Proof: Suppose first that ${\displaystyle S}$ is compact, and let ${\displaystyle V}$ be an arbitrary entourage. Note that ${\displaystyle (V(x)\cap S)_{x\in S}}$ is an open cover of ${\displaystyle S}$, so that we may choose a finite subcover in order to achieve total boundedness. Let then ${\displaystyle {\mathcal {F}}}$ be a Cauchy filter of subsets of ${\displaystyle S}$, and suppose that ${\displaystyle {\mathcal {F}}}$ does not converge to any point of ${\displaystyle S}$. For each ${\displaystyle x\in S}$, select a nonempty set of entourages ${\displaystyle \{V_{x,\lambda }\}_{\lambda \in \Lambda _{x}}}$ sufficiently small so that ${\displaystyle V_{x,\lambda }(x)\cap S\notin {\mathcal {F}}}$ for all ${\displaystyle \lambda \in \Lambda _{x}}$, and then ${\displaystyle W_{x,\lambda }}$ sufficiently small so that ${\displaystyle W_{x,\lambda }\circ W_{x,\lambda }\subseteq V_{x,\lambda }}$. Then choose by compactness a finite subcover ${\displaystyle S=(S\cap W_{x_{1},\lambda _{1}}(x_{1}))\cup \cdots \cup (S\cap W_{x_{n},\lambda _{n}}(x_{n}))}$ (where ${\displaystyle \lambda _{j}\in \Lambda _{x_{j}}}$ for ${\displaystyle j\in [n]}$, and define

${\displaystyle V:=V_{x_{1},\lambda _{1}}\cap \cdots \cap V_{x_{n},\lambda _{n}}}$, ${\displaystyle W:=W_{x_{1},\lambda _{1}}\cap \cdots \cap W_{x_{n},\lambda _{n}}}$.

Since ${\displaystyle {\mathcal {F}}}$ is a Cauchy filter, it will contain a ${\displaystyle W}$-small set ${\displaystyle A}$. Then pick ${\displaystyle x_{0}\in A}$ arbitrary, and ${\displaystyle j\in [n]}$ so that ${\displaystyle x_{0}\in W_{x_{j},\lambda _{j}}(x_{j})}$. Then we will have for ${\displaystyle z\in A}$, that ${\displaystyle (z,x_{0})\in W}$ and ${\displaystyle (x_{0},x_{j})\in W_{x_{j},\lambda _{j}}}$, so that ${\displaystyle (z,x_{j})\in V_{x_{j},\lambda _{j}}}$, that is, ${\displaystyle z\in V_{x_{j},\lambda _{j}}(x_{j})}$, and we conclude that ${\displaystyle A\subseteq V_{x_{j},\lambda _{j}}(x_{j})}$ and ${\displaystyle V_{x_{j},\lambda _{j}}(x_{j})\in {\mathcal {F}}}$, a contradiction.

Suppose now that ${\displaystyle S}$ is not compact. By the characterisation of compactness by filter convergence, pick a filter ${\displaystyle \phi }$ on ${\displaystyle S}$ which does not admit a refinement that converges to a point of ${\displaystyle S}$ (note that this does not use the axiom of choice). By the ultrafilter lemma, pick a maximal filter ${\displaystyle \phi _{\infty }}$ that contains ${\displaystyle \phi }$. Upon proving that ${\displaystyle \phi _{\infty }}$ is Cauchy, we obtain a contradiction, since Cauchy filters converge in ${\displaystyle S}$ as ${\displaystyle S}$ is complete. Let hence ${\displaystyle V}$ be any entourage of ${\displaystyle X}$, and pick ${\displaystyle W\subseteq V}$ so that ${\displaystyle W\circ W\subseteq V}$. Then ${\displaystyle W(x)}$ is ${\displaystyle V}$-small for all ${\displaystyle x\in X}$. By definition of the subspace topology and since ${\displaystyle S}$ is totally bounded, pick ${\displaystyle x_{1},\ldots ,x_{n}\in S}$ so that ${\displaystyle S\subseteq W(x_{1})\cup \cdots \cup W(x_{n})}$. Suppose that for all ${\displaystyle j\in [n]}$, there existed ${\displaystyle F_{j}\in \phi _{\infty }}$ so that ${\displaystyle F_{j}\cap W(x_{j})=\emptyset }$. Then set ${\displaystyle F:=F_{1}\cap \cdots \cap F_{n}}$ and observe that ${\displaystyle F\cap W(x_{j})=\emptyset }$ for all ${\displaystyle j\in [n]}$, and taking the union over all ${\displaystyle j}$ we get that ${\displaystyle F\cap (W(x_{1})\cup \cdots \cup W(x_{n}))=F=\emptyset }$, a contradiction to ${\displaystyle \phi _{\infty }}$ being a filter. Hence, pick ${\displaystyle j\in [n]}$ so that ${\displaystyle F\cap W(x_{j})\neq \emptyset }$ for all ${\displaystyle F\in \phi _{\infty }}$ and observe that ${\displaystyle W(x_{j})\in \phi _{\infty }}$, for otherwise we could properly extend ${\displaystyle \phi _{\infty }}$ by extending ${\displaystyle \phi _{\infty }}$ by ${\displaystyle W(x_{j})}$. But ${\displaystyle W(x_{j})}$ is ${\displaystyle V}$-small, so that ${\displaystyle \phi _{\infty }}$ is Cauchy. ${\displaystyle \Box }$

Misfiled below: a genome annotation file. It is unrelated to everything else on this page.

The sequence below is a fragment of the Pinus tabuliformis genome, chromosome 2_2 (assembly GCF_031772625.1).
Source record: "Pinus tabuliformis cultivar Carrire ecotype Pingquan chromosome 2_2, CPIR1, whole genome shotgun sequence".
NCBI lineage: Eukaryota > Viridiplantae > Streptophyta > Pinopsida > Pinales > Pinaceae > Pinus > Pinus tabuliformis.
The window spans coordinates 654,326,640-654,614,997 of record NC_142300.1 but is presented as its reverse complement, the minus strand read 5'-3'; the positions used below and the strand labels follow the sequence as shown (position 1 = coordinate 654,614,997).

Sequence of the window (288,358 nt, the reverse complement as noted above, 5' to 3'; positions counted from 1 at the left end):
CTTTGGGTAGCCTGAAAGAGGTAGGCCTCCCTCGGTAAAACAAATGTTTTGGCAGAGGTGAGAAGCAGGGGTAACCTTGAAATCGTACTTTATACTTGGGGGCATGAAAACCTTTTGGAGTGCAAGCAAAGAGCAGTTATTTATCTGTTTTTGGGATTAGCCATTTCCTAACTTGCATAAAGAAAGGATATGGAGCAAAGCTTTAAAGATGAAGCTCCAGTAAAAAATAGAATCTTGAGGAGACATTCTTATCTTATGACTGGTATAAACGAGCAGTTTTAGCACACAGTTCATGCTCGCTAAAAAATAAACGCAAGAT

Definition (uniform continuity):

Let ${\displaystyle X,Y}$ be uniform spaces with uniform structures ${\displaystyle {\mathcal {U}}}$ resp. ${\displaystyle {\mathcal {V}}}$. A function ${\displaystyle f:X\to Y}$ is said to be uniformly continuous if and only if

${\displaystyle \forall V\in {\mathcal {V}}:\exists U\in {\mathcal {U}}:((x,y)\in U\Rightarrow (f(x),f(y))\in V)}$.

Proposition (uniform continuity implies continuity):

Let ${\displaystyle f:X\to Y}$ be a uniformly continuous function, where ${\displaystyle {\mathcal {U}}}$ is the uniform structure of ${\displaystyle X}$ and ${\displaystyle {\mathcal {V}}}$ is the uniform structure of ${\displaystyle Y}$. Then ${\displaystyle f}$ is continuous.

Proof: Let ${\displaystyle \phi }$ be a filter of ${\displaystyle X}$ that converges to a point ${\displaystyle x\in X}$, so that ${\displaystyle N(x)\subseteq \phi }$. Let ${\displaystyle {\mathcal {G}}}$ be the filter on ${\displaystyle Y}$ that is generated by ${\displaystyle f(\phi )}$, and let ${\displaystyle M\in N(y)}$ be a neighbourhood of ${\displaystyle y\in Y}$. By definition of the topology on ${\displaystyle Y}$ induced by the uniform structure, pick ${\displaystyle V\in {\mathcal {V}}}$ so that ${\displaystyle V(y)\subseteq M}$. By uniform continuity, pick ${\displaystyle U\in {\mathcal {U}}}$ so that ${\displaystyle (z,w)\in U\Rightarrow (f(z),f(w))\in V}$. Then ${\displaystyle U(x)\in \phi }$, so that ${\displaystyle f(U(x))\in f(\phi )}$, but for ${\displaystyle z\in X}$ we have ${\displaystyle (f(x),f(z))=(y,f(z))\in V}$ so that ${\displaystyle f(z)\in V(y)}$, and we get ${\displaystyle f(U(x))\subseteq V(y)}$. ${\displaystyle \Box }$

Definition (fundamental system of entourages):

Let ${\displaystyle X}$ be a uniform space with uniform structure ${\displaystyle {\mathcal {U}}}$. A fundamental system of entourages is a filter basis for ${\displaystyle {\mathcal {U}}}$.

Proposition (inverse image of uniform structure generates a uniform structure):

Let ${\displaystyle X}$ be a set, let ${\displaystyle Y}$ be a uniform space (with uniform structure ${\displaystyle {\mathcal {V}}}$) and let ${\displaystyle f:X\to Y}$ be a function. Then

${\displaystyle {\mathcal {B}}:=(f\times f)^{-1}({\mathcal {V}})}$